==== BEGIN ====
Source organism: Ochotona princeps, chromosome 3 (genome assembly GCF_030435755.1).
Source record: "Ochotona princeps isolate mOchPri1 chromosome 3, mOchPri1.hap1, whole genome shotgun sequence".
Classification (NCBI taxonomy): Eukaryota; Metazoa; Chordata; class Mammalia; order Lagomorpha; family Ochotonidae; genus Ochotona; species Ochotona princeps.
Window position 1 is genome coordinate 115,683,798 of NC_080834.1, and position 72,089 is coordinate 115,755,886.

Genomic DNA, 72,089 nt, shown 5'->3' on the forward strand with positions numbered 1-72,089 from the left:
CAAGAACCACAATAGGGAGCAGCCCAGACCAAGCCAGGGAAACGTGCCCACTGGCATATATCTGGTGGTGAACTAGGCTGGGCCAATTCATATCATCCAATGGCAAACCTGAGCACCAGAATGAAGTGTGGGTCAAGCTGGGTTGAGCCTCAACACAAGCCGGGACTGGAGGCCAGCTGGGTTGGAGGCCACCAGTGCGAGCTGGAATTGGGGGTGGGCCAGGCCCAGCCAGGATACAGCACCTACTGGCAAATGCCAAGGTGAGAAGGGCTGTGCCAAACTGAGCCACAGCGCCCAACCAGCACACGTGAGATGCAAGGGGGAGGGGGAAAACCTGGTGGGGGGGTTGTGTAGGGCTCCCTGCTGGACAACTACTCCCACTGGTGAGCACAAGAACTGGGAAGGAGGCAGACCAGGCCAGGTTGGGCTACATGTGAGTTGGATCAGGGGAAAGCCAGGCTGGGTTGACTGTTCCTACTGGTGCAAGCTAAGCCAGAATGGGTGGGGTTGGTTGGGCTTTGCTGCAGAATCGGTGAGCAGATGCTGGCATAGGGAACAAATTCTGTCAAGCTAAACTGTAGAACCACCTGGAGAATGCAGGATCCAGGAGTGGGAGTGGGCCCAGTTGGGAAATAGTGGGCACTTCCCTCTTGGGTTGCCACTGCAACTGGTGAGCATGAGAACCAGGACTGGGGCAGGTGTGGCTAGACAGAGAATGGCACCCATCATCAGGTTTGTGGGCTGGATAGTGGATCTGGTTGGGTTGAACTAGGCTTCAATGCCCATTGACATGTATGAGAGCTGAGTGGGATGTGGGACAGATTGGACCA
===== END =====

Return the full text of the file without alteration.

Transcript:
Source organism: Ochotona princeps, chromosome 3 (genome assembly GCF_030435755.1).
Source record: "Ochotona princeps isolate mOchPri1 chromosome 3, mOchPri1.hap1, whole genome shotgun sequence".
Classification (NCBI taxonomy): Eukaryota; Metazoa; Chordata; class Mammalia; order Lagomorpha; family Ochotonidae; genus Ochotona; species Ochotona princeps.
Window position 1 is genome coordinate 115,683,798 of NC_080834.1, and position 72,089 is coordinate 115,755,886.

Genomic DNA, 72,089 nt, shown 5'->3' on the forward strand with positions numbered 1-72,089 from the left:
CAAGAACCACAATAGGGAGCAGCCCAGACCAAGCCAGGGAAACGTGCCCACTGGCATATATCTGGTGGTGAACTAGGCTGGGCCAATTCATATCATCCAATGGCAAACCTGAGCACCAGAATGAAGTGTGGGTCAAGCTGGGTTGAGCCTCAACACAAGCCGGGACTGGAGGCCAGCTGGGTTGGAGGCCACCAGTGCGAGCTGGAATTGGGGGTGGGCCAGGCCCAGCCAGGATACAGCACCTACTGGCAAATGCCAAGGTGAGAAGGGCTGTGCCAAACTGAGCCACAGCGCCCAACCAGCACACGTGAGATGCAAGGGGGAGGGGGAAAACCTGGTGGGGGGGTTGTGTAGGGCTCCCTGCTGGACAACTACTCCCACTGGTGAGCACAAGAACTGGGAAGGAGGCAGACCAGGCCAGGTTGGGCTACATGTGAGTTGGATCAGGGGAAAGCCAGGCTGGGTTGACTGTTCCTACTGGTGCAAGCTAAGCCAGAATGGGTGGGGTTGGTTGGGCTTTGCTGCAGAATCGGTGAGCAGATGCTGGCATAGGGAACAAATTCTGTCAAGCTAAACTGTAGAACCACCTGGAGAATGCAGGATCCAGGAGTGGGAGTGGGCCCAGTTGGGAAATAGTGGGCACTTCCCTCTTGGGTTGCCACTGCAACTGGTGAGCATGAGAACCAGGACTGGGGCAGGTGTGGCTAGACAGAGAATGGCACCCATCATCAGGTTTGTGGGCTGGATAGTGGATCTGGTTGGGTTGAACTAGGCTTCAATGCCCATTGACATGTATGAGAGCTGAGTGGGATGTGGGACAGATTGGACCA